I’m not especially hostile to monarchy per se, but when King Felipe VI’s visit to Haro coincided with mine, it was inevitable that if either of us was going to be inconvenienced, it would be me, and thanks to the hundreds of police officers protecting him most efficiently, I was forced to drive an extra 50 kilometres on a paying motorway just to get back to my hotel in Briones.
Today’s visit was to the Bodega CVNE in Haro, La Rioja, where Martin Sheen gets drunk in The Way (2010) and is then escorted by the police a considerable distance (in the real world) to Logroño police station).
We were received by the delightful, English speaking Natalia, who took us around this winery, now in its 5th generation of Urrutia family ownership, and featured here in a photo with the director and star of The Way.
Although the scene from The Way was quite short, they were here three days filming, with their own catering area.
The bodega was chosen because it looked like a typical Spanish village, where our pilgrims pause to explore Rioja wine and Martin gets patriotically irate.
The bodega visit is full of surprises, including a cellar designed by none other than Gustav Eiffel, he of the tower, and various rooms full of barrels and 100 year old bottles belonging to a company that started producing its flagship Imperial wine specifically for the UK market.
In The Way, tired of playing President Bartlett, and a little bit old to make ‘Apocalypse Later,’ Martin Sheen went to northern Spain to make a film directed by his son Emilio Estevez and set on St. James’ Way, the medieval pilgrim route better known as the ‘Camino de Santiago.’
Sheen follows the French Way, one of several that take pilgrims to Santiago. He starts in France at Saint Jean Pied de Port, before following Napoleon’s Route, in reference to the French Emperor’s unsuccessful (eventually) invasion of Spain.
Even though many of the exterior shots at Roncesvalles are genuine, the interiors of the hostel were shot on a set constructed next to the old town mill, and when Sheen emerges in the morning he is actually leaving the Hotel La Posada, where he spends a night among fellow snorers and where he is attended by famous Spanish actress Angela Molina.
The tunnel he walks through however, does lead to the real site of the pilgrims’ hostel.
For the most part the film faithfully follows the route of the Camino de Santiago, but we were informed by Koldo Lasa at the Navarra Film Institute (INACC) that a little cheating was necessary for the scene where Sheen drops his rucksack into the river. The bridge from which he drops it can be found at Aoiz, to the west of Pamplona and well off the pilgrim route.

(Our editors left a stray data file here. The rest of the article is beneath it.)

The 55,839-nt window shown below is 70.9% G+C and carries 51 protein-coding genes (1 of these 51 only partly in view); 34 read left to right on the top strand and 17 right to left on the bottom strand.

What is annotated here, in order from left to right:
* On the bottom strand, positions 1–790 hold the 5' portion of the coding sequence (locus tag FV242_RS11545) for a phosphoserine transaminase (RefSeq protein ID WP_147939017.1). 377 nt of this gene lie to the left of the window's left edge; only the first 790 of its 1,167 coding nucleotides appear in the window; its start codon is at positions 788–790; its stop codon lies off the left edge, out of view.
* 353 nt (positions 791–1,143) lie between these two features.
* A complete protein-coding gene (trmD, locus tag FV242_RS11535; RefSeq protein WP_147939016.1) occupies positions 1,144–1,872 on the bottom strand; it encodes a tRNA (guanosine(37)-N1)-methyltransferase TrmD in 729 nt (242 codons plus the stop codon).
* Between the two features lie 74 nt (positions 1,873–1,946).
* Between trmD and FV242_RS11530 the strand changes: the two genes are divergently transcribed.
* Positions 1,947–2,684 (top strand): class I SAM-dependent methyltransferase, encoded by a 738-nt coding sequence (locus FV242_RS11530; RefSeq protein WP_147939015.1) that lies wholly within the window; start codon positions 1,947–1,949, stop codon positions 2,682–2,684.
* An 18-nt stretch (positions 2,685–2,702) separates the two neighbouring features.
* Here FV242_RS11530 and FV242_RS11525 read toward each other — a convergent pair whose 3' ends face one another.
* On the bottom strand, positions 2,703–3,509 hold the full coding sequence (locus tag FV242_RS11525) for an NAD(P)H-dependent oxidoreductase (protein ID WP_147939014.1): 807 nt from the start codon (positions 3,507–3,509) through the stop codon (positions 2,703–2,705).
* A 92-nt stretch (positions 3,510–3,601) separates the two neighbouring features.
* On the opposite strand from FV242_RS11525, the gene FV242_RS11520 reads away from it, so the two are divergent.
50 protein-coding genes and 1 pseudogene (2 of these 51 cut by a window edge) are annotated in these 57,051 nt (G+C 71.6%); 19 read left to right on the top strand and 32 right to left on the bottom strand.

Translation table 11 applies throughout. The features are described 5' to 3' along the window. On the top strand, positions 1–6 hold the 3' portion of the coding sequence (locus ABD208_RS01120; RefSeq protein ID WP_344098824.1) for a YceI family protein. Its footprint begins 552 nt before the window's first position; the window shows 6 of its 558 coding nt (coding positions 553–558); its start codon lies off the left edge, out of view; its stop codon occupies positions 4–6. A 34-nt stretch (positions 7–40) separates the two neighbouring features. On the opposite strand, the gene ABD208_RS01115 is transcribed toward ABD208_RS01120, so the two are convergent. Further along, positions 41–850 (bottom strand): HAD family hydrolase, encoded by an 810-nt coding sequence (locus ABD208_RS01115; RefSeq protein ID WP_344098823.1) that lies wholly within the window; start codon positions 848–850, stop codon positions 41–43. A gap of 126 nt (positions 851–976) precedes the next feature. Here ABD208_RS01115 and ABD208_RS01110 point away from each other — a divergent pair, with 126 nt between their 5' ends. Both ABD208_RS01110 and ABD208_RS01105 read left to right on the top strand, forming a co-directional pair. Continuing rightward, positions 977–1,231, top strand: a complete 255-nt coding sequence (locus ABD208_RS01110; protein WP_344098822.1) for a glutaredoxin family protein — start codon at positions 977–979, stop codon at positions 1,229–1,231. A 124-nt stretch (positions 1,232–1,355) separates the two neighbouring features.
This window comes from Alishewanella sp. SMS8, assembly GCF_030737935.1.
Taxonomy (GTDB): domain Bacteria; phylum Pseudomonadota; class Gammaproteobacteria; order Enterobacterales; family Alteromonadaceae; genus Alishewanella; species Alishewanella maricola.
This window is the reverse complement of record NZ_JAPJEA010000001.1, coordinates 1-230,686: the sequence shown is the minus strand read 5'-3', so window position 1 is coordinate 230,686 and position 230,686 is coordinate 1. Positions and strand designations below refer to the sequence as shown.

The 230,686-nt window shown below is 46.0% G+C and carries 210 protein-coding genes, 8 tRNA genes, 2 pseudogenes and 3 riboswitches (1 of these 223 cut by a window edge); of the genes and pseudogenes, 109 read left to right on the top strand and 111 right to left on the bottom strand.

The need for abundant, fast running water sent the film crew to this medieval bridge just below the Itolz Reservoir, where the last summer waters were being released for agricultural purposes.
The CVNE bodega isn’t on the Camino either in fact.
On leaving Pamplona Sheen ascends one of the route’s best known mountains, Monte del Perdón, with its silhouettes of pilgrims marching defiantly onwards, intent no doubt on quixotically taking on the giant modern windmills that share the crest of the mountain range.
At the bottom of the hill is the church of Santa Maria de Eunate, a delightfully simple church accompanied only by a pilgrims’ hostel, walking towards which he speaks to the priest with brain cancer.
Also in Navarra he visits Trinidad de Arre and Irache with its famous Monastery, where he stays in a hostel, in which the pilgrims are sleeping in bunk beds in the cloister.
The pilgrims don’t really sleep there, as the warden Alberto explained to us. He showed us the courtyard where Napoleon’s troops were once stationed after turning out the monks at what was the first hospital on the Camino.
In León Sheen invites his fellow travellers to a night at the Parador Hotel of San Marcos, previously a 16th century monastery, accompanied by the music of the immortal (dead) Nick Drake. Filming took place during 3 days using rooms 366 and 359. One of the hotel receptionists, Juan Miguel, played the waiter who provided the room service.
The extraordinary facade of the hotel is lovingly employed during the scene when the pilgrims arrive there.
They next visit the Cruz de Ferro, an iron cross on a wooden pole where traditionally each pilgrim makes a wish or promise and adds a stone to the pile.
Lugo province takes us to O Cebreiro, (for the scene where Jack explains his wish to be a writer like Joyce or Yeats as they walk out of the village).
Sheen’s own father was a Galician immigrant from Salceda de Caselas, in Pontevedra.
Our group end up in Santiago de Compostela with its outstanding Cathedral in the Plaza do Obradoiro, which they visit, although restrictions today would prevent some of their gestures with statues.
At A Coruña province we first see the spires of Santiago from Monte do Gozo, and after the obligatory visits to the cathedral, Plaza de las Platerías and the Pilgrim office to get their Compostela certificates, the group continues to Muxia near Finisterre (literally Land’s End), where we see the viewpoint (Mirador) do Corpiño, the lighthouse and the Sanctuary of Virxe da Barca. Here his journey ends, and Sheen casts the ashes of his son towards the sea and, we hope, finds closure.
The Camino de Santiago has existed for over a thousand years and is one of the great Christian pilgrimage routes, along with Rome and Jerusalem.
The film led directly to a multiplication by 5 of the number of Americans on the Camino the following year.
I have sent my motorway ticket to the royal household for reimbursement although, to be honest, I don’t hold out much hope.